7 Part Series of Advice for New Business Owners – Tip #3: Do Not Negotiate with Price Terrorists

Disclaimer: In celebration of my company Nel’s Tax Help, LLC completing its second year of business, I decided to share some words of wisdom to other new business owners that will help them along their entrepreneurial journeys. Tips provided are purely for informational purposes only. Enjoy! 


You established your prices based on multiple factors. The cost of your time. The cost to operate your business. The value of your service and your products. What is average pricing in your industry. What you consider is an attractive and competitive price for your ideal client. Needless to say, as business owners, we typically do not pick random numbers from the sky when we establish our prices.

Yet you will always come across two kinds of potential clients that will take issue with your prices – the bargain shopper and the price terrorist.

The bargain shopper

This customer is looking for the most value for what little money they have. This potential client may honestly have a fixed income; and regardless of the value your business can bring to this customer, this potential client just cannot afford you.

This customer will even acknowledge that your service or product is valuable. But the money is simply not there and this potential client will accept the price you quote. This is that kind of customer that will either stay on a mailing list, go with a cheaper option, or merely fade away. This is the gracious customer between the two.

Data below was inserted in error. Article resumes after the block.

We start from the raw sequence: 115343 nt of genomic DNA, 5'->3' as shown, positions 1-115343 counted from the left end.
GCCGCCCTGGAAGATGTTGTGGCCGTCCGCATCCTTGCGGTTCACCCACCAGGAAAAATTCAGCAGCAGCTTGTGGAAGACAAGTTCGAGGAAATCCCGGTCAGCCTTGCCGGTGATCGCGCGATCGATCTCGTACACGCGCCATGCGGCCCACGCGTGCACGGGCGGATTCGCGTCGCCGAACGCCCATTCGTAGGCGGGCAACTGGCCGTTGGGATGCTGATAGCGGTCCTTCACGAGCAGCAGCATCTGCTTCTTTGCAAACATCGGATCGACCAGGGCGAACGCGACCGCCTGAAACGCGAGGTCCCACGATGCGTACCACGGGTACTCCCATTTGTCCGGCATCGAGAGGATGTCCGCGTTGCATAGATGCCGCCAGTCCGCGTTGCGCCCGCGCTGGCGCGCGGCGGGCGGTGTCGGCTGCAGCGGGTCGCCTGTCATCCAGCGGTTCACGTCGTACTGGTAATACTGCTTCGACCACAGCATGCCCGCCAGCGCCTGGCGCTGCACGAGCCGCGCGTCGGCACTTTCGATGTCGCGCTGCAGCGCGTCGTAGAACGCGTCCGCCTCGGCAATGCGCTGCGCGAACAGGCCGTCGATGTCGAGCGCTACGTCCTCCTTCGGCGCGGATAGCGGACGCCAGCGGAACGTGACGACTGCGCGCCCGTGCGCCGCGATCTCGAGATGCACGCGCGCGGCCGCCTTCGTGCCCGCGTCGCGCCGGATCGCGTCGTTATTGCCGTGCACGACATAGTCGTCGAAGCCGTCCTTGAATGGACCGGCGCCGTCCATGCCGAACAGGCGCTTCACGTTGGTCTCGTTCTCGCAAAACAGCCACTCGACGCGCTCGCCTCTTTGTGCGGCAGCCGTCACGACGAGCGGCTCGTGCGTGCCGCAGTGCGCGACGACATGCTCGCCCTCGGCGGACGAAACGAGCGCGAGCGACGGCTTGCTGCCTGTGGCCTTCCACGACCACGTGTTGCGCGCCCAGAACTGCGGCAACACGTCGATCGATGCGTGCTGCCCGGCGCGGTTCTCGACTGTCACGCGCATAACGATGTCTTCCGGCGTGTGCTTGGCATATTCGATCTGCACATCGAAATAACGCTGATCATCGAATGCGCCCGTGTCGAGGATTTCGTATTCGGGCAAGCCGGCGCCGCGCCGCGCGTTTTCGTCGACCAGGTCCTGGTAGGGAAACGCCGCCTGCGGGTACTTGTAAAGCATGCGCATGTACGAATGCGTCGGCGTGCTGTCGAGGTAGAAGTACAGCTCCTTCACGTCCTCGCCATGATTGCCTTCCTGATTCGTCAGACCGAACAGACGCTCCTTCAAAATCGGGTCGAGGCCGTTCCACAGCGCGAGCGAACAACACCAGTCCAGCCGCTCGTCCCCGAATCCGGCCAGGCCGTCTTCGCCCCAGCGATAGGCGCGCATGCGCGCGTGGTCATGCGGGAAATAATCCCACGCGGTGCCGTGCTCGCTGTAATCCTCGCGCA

The price terrorist

This customer might have the same issues of inability to pay as the bargain shopper. But the defining difference between the bargain shopper and the price terrorist is the price terrorist has an attitude of refusing to pay your prices yet still wanting you to provide the service or sell the product. This refusal to pay attitude is usually accompanied by telling you why your prices must be lower — or why your prices are way too high.

The price terrorist will use scare tactics such as telling you no one will ever use your services or purchase your products at your price levels because there are too many competitors that are cheaper than you. The price terrorist will keep calling you back or emailing you asking you to explain what is included with your price in hopes to negotiate a feature or service to reduce the price. The price terrorist may even accept your price but then still tries to control the situation by insisting on establishing their own payment plan with terms the price terrorist created.


Save yourself the headache. Just tell them that your price is your price. When they are able to pay you at a later time, you will gladly service them or sell to them at that time at your established price.

If you currently do provide an installment payment plan, stand by your established plan. Because once you start making changes to your prices and business model to accommodate the price terrorist, they will most likely ask you to change other aspects of your business. You don’t want to change who you are (see tip #1) for anyone.

Come back tomorrow for Tip #4: Have Good Cake – Marketing vs. Substance

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